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Posted: Jan 21, 2011
(Nanowerk News) The degree of twisting of natural helical structures, such as the DNA double-helix, plays an essential role in many important biological functions. Because of their twisted architecture, artificial helices can facilitate the separation and the synthesis of chiral compounds—asymmetric molecules that cannot be superimposed with their mirror image.
New, small spring-like polymer chains, or oligomers, from organic compounds called o-phenylenes have been created by Eisuke Ohta, Takanori Fukushima, Takuzo Aida and colleagues at RIKEN Advanced Science Institute in Wako ("Redox-responsive molecular helices with highly condensed π-clouds"). These oligomers consist of benzene rings that connect to each other at a sharp angle, leading to their helical structure. The team's oligomers can change shape and become more rigid when subjected to an electrochemical signal (Fig. 1). They could soon serve as single-molecule machines for application in molecular computers.
Figure 1: o-Phenylene oligomers can be envisaged as springy chairs. When oxidized (red), the molecule is contracted and less dynamic than its neutral counterparts (white).
Many researchers have investigated molecules that alter their features such as color, luminescence and mode of aggregation when exposed to external stimuli. However, the stimuli-induced change in rigidity demonstrated by the RIKEN team is unprecedented and may open the door to new types of molecular switches.
The researchers synthesized the o-phenylene oligomers using an iterative approach, which allowed them to gradually incorporate electrochemically sensitive units to the oligomer's backbone.
Ohta explains that while trying to generate the longest o-phenylene oligomers ever synthesized, they noticed that the oligomers possessed highly condensed electron clouds and exhibited a significant reversible difference in rigidity upon removal of one electron during oxidation reactions.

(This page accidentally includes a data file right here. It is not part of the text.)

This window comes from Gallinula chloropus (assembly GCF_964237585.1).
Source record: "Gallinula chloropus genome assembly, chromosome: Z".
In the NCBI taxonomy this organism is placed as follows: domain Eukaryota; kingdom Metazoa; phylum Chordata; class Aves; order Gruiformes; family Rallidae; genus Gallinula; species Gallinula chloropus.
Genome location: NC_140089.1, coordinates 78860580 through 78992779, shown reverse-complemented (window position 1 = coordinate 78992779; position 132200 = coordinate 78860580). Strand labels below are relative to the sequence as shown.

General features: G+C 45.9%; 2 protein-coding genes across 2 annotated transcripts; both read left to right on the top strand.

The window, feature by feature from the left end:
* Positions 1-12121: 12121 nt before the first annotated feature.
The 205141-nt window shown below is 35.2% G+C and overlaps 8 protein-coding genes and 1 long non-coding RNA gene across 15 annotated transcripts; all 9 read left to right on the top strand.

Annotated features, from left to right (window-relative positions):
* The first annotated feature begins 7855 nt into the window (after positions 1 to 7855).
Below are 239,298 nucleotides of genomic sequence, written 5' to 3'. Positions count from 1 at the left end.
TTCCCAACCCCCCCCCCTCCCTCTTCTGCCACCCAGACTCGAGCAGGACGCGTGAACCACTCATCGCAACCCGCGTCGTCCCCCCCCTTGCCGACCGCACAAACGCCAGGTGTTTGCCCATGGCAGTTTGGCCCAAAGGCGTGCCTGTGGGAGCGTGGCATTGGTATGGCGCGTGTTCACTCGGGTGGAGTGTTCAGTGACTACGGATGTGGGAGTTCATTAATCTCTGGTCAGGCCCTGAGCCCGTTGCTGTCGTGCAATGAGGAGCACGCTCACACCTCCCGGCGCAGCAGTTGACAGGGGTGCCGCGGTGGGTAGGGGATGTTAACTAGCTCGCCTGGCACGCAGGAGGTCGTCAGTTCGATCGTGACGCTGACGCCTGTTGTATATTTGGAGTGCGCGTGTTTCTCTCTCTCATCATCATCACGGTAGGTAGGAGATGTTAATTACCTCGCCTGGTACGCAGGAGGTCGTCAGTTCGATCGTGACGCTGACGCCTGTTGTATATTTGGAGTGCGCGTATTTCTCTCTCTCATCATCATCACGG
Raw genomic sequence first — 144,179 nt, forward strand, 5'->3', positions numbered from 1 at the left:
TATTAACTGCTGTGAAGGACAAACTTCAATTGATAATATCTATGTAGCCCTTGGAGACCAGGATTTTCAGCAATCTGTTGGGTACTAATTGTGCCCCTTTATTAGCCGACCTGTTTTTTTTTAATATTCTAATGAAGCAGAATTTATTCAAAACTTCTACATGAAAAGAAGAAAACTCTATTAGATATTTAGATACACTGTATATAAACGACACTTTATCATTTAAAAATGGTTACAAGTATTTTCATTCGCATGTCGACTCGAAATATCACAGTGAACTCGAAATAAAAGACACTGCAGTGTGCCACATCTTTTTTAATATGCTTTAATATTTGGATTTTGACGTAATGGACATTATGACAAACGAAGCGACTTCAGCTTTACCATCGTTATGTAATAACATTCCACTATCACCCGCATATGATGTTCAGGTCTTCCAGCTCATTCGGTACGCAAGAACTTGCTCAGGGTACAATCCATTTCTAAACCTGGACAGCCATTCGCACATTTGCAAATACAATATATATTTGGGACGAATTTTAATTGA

The helical configuration easily causes cyclization—the formation of non-helical structures— which makes the synthesis and investigation of open oligomer chains difficult. The researchers overcame this hurdle by replacing hydrogen atoms positioned at the extremities of the oligomers with so-called 'nitro functional groups'. Moreover, the octamer, which consists of eight o-phenylene units, was essential for extending the helices while preventing the cyclization, providing long oligomers of up to 48 o-phenylenes.
While purifying their products, the researchers discovered that the nitro-bearing octamer underwent a 'chiral symmetry-breaking process', which produced crystals that contained helices with either a left- or right-handed twist. Furthermore, the helices rapidly switched handedness in solution. However, during oxidation these structures contracted, which slowed the switching process between the two chiral states, enhancing their lifetime. These long-lived states resemble 0 and 1 in binary code, making them attractive for optical memory storage.
The researchers are currently examining the chemical and physical properties of these oligomers, which remain unexplored to date. "We want to unveil these properties now," says Ohta.